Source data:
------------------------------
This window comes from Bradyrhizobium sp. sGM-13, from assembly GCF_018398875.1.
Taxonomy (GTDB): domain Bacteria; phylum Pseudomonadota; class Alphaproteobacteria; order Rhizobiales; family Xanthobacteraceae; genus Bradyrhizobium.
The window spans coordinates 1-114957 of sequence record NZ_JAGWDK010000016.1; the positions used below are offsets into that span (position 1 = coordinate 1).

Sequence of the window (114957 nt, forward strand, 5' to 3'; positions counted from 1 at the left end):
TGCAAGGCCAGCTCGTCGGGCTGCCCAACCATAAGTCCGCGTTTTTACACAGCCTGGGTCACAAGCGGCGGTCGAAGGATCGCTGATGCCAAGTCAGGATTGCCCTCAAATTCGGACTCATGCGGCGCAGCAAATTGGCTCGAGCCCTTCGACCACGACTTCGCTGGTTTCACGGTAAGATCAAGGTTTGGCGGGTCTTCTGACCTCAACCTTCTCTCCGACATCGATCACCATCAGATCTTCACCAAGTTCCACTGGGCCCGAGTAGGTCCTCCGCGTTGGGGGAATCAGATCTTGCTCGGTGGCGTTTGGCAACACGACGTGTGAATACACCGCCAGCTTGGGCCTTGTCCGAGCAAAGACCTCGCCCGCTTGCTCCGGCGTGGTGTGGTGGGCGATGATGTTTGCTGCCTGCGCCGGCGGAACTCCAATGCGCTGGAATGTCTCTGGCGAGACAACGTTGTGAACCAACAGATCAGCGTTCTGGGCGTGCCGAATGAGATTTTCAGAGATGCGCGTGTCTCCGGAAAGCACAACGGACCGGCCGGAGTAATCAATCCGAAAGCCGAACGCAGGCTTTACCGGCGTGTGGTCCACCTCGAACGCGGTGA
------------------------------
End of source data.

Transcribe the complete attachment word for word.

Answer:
This window comes from Bradyrhizobium sp. sGM-13, from assembly GCF_018398875.1.
Taxonomy (GTDB): domain Bacteria; phylum Pseudomonadota; class Alphaproteobacteria; order Rhizobiales; family Xanthobacteraceae; genus Bradyrhizobium.
The window spans coordinates 1-114957 of sequence record NZ_JAGWDK010000016.1; the positions used below are offsets into that span (position 1 = coordinate 1).

Sequence of the window (114957 nt, forward strand, 5' to 3'; positions counted from 1 at the left end):
TGCAAGGCCAGCTCGTCGGGCTGCCCAACCATAAGTCCGCGTTTTTACACAGCCTGGGTCACAAGCGGCGGTCGAAGGATCGCTGATGCCAAGTCAGGATTGCCCTCAAATTCGGACTCATGCGGCGCAGCAAATTGGCTCGAGCCCTTCGACCACGACTTCGCTGGTTTCACGGTAAGATCAAGGTTTGGCGGGTCTTCTGACCTCAACCTTCTCTCCGACATCGATCACCATCAGATCTTCACCAAGTTCCACTGGGCCCGAGTAGGTCCTCCGCGTTGGGGGAATCAGATCTTGCTCGGTGGCGTTTGGCAACACGACGTGTGAATACACCGCCAGCTTGGGCCTTGTCCGAGCAAAGACCTCGCCCGCTTGCTCCGGCGTGGTGTGGTGGGCGATGATGTTTGCTGCCTGCGCCGGCGGAACTCCAATGCGCTGGAATGTCTCTGGCGAGACAACGTTGTGAACCAACAGATCAGCGTTCTGGGCGTGCCGAATGAGATTTTCAGAGATGCGCGTGTCTCCGGAAAGCACAACGGACCGGCCGGAGTAATCAATCCGAAAGCCGAACGCAGGCTTTACCGGCGTGTGGTCCACCTCGAACGCGGTGA